Sandra (mother of 2 children with autism): We first realised that there might be something wrong with Kingsley when I was observing in my mother’s group. Initially I wasn’t worried, I just thought he was just a bit more quiet and less outgoing. But after a while, probably a year, I noticed that he wasn’t really meeting the same milestones as the other children were meeting. And to be honest with you, I didn’t even know what the development milestones were and when they were supposed to occur.
David (father of 2 children with autism): Kingsley was developing and showing some milestones that are what you call typical up to about 12 months. Maybe six months later, he started to lose the ability to do some of those things.
Jerry (mother of 2 children, 1 with autism): He start to speak some word when he was one and a half, and he start walking when he was one. So he does quite well like other children. Then when he was three he didn’t speak at all, so we worry about him.
Barbara (grandmother of 2 children with autism): First we actually thought Bailey was deaf because we would call his name and he wouldn’t look at you, he wouldn’t even let on.
Korrine (mother of 2 children with autism): Bailey didn’t make a sound when he was born, he was like silent. He didn’t sleep for 17-18 hours after he was born. They couldn’t get him to feed, he was really alert. He didn’t want to be held, it was like put me back in my little bassinet and leave me be. I noticed that he watched a lot of movement in rooms, like a fan moving, and he would just stare at it. He would watch the television and almost not blink. He wasn’t interacting, there was a real lack of eye contact.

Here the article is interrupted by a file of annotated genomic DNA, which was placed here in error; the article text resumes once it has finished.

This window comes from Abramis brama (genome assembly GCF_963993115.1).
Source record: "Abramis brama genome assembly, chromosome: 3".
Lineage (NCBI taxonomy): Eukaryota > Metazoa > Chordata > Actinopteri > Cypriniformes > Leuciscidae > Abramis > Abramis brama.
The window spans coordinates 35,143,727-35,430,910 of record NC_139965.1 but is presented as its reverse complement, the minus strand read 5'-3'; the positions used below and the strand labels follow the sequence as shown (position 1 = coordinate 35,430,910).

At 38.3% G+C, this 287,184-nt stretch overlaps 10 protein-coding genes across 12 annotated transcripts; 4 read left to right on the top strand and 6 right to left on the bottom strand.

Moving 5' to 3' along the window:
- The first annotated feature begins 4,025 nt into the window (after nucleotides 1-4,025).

Tracey (mother of 2 children, 1 with autism): Maybe 10 months old he laughed for two hours like excessively. In hindsight that was probably abnormal and had something to do with… that there was already something different about him.
Carl (father of 2 children with autism): Probably around 4 months, started noticing subtle differences to other kids.
Korrine: There’s a problem here with his sleeping, a problem with his feeding, the rest of the time he was a happy baby. Leave him alone and he was happy. So you kind of juggle with that, is there something wrong or is it just me?
Elena (mother of 3 children, 2 with autism): Alex was a late talker, and we thought that just because he was a boy and everyone talks at different ages. I actually was quite casual about it and at preschool they actually suggested I get a hearing test for Alex, because he didn’t seem to notice when they called his name and everything. When I took Jack to one of his appointments to the early childhood nurse, she seemed a little bit more interested in Alex and the fact that he wasn’t talking because he was two and a half. She actually suggested that we make an appointment to go and get him assessed.
Alison (mother of 3 children, 1 with autism): He didn’t have the typical signs, he didn’t have the flapping, walking on his tippie toes or anything like that. He just was quiet. Flynn had lots of ear infections, had glue ear, had two sets of grommets by the time he was three and a half. We put his non-speaking, his lack of communication down to constantly having glue ear.
Elena: The early education centre was having an information meeting about autism. Half way through it, I was kind of slinking in my seat thinking hang on, he does this and he does that. Okay he didn’t do all of the things that they mentioned with autism. But he certainly did enough of them for me to be worried.
Laudie (mother of 3 children, 1 with autism): He had three other cousins around the same age. He’d be sitting with his cousins, a group of little two-year-olds and they’d be playing with these certain toys together and Jonathon would crawl away, not wanting anything to do with these other kids. My sister-in-law actually approached me with a book because she was a little bit concerned with how Jonathon was developing and I was looking through the pages and I thought, yes, this is very close to home. It was like a checklist and it was all starting to become very realistic.